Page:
A Delta Air Lines flight from Salt Lake City to Washington made an emergency landing in Denver on Thursday after the plane's window shattered.

The Federal Aviation Administration said in a statement that Delta Flight 760 made an emergency landing at Denver International Airport after the crew declared an emergency. The F.A.A. will conduct an investigation into the cause of the crack.

The plane, a Boeing 757, had a maintenance issue mid-flight, but did not offer information about when the windshield started to crack or why.

Ms. Long said in a statement on Saturday that the flight crew diverted into Denver out of an abundance of caution.

A photo of a cockpit posted on the social networking site shows a windshield lined with multiple cracks but still in its frame.

One of the passengers on the flight said that the plane would be landing in Denver about 90 minutes after takeoff.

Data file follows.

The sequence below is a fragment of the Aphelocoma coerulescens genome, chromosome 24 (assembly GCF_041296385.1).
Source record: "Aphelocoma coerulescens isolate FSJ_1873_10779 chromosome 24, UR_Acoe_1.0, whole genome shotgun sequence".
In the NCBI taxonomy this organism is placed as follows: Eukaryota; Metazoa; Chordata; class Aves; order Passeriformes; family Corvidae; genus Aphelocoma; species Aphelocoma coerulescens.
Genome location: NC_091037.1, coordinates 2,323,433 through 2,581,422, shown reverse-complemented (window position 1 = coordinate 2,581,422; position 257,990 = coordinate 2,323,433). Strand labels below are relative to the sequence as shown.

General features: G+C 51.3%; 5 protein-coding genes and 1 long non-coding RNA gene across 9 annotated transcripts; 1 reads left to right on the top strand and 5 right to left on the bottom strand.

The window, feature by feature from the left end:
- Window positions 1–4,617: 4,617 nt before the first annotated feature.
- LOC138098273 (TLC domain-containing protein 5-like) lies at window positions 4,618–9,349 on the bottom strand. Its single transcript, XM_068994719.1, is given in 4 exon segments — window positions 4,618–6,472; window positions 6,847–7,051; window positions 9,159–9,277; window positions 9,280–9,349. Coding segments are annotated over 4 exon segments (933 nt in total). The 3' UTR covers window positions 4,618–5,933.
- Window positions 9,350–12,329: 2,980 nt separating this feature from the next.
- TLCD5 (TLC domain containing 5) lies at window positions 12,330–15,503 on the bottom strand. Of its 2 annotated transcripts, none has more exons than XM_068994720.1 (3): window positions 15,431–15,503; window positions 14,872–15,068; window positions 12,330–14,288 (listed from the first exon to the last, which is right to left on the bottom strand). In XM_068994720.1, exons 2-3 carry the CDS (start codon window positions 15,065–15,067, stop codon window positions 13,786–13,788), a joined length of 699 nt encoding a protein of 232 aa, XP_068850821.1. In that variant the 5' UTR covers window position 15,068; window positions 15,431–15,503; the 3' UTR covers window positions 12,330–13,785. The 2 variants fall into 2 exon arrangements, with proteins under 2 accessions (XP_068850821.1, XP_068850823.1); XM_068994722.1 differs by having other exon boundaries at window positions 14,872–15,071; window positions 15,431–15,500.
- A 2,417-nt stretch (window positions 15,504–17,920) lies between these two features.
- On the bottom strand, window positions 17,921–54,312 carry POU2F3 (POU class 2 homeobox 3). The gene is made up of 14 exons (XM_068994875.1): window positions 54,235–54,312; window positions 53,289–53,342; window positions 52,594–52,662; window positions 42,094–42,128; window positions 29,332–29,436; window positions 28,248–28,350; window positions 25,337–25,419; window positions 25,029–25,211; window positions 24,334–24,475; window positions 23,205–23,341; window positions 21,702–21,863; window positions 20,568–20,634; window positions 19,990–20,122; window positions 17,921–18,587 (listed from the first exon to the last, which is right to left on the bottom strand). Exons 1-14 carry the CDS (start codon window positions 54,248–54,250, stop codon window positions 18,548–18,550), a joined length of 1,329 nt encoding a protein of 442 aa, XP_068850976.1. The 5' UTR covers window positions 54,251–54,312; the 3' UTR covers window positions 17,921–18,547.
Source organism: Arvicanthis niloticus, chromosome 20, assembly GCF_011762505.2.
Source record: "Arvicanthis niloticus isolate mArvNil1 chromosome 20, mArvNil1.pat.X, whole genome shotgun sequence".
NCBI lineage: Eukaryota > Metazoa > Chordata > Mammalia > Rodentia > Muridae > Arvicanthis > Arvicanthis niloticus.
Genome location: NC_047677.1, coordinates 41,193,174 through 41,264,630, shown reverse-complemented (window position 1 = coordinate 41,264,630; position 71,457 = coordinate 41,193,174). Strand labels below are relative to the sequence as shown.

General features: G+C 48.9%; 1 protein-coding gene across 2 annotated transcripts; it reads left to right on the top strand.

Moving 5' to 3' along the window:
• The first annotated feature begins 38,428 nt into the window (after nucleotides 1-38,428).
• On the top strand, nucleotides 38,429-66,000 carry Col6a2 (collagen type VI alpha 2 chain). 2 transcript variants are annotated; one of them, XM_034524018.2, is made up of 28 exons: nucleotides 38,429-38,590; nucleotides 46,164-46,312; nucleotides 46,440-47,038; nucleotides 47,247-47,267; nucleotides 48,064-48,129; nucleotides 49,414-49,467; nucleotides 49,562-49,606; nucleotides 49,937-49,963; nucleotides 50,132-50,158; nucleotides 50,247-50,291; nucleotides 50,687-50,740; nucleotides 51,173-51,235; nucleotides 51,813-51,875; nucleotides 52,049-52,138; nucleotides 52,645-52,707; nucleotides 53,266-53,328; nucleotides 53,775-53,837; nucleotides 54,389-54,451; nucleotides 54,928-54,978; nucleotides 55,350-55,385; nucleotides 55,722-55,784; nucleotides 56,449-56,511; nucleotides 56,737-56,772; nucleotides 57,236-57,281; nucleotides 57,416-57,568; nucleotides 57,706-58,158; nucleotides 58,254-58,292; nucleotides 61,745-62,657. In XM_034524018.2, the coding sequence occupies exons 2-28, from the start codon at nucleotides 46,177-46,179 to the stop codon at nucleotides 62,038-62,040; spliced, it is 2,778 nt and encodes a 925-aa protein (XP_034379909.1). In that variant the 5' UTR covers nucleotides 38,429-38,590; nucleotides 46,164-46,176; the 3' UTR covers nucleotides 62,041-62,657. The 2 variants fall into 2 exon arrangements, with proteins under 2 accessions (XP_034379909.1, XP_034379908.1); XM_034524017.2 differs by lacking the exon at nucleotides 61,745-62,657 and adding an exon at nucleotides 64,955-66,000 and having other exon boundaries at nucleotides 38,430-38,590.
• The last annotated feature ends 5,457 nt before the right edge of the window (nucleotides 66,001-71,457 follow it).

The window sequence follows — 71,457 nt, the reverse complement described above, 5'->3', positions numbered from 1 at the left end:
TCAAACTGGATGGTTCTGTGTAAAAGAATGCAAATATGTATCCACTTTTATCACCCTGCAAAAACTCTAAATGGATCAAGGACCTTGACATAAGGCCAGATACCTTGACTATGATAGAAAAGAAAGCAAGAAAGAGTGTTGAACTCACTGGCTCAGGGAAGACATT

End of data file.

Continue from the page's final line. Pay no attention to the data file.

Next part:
The passenger, Rachel Wright, told KUTV that they were diverted to Denver in about 10 minutes.

She said that the passengers were told to remain calm.

Ms. Wright told KUTV that being told to stay calm made them feel a little panicky.

John Cox, a former US Airways captain, wrote in a USA Today column about aircraft in 2019. In the event of a shattering or rupturing of the glass, it is possible to hold full pressure if the other is lost or broken.

He said that heating problems are usually the cause of the cracks in the cockpit window. Mr. Cox has heard of pilots who have cracked their windshields at cruising altitude, but he believes that it is more likely to happen when a plane is climbing.

Airplanes are designed to remain safe if a window cracks.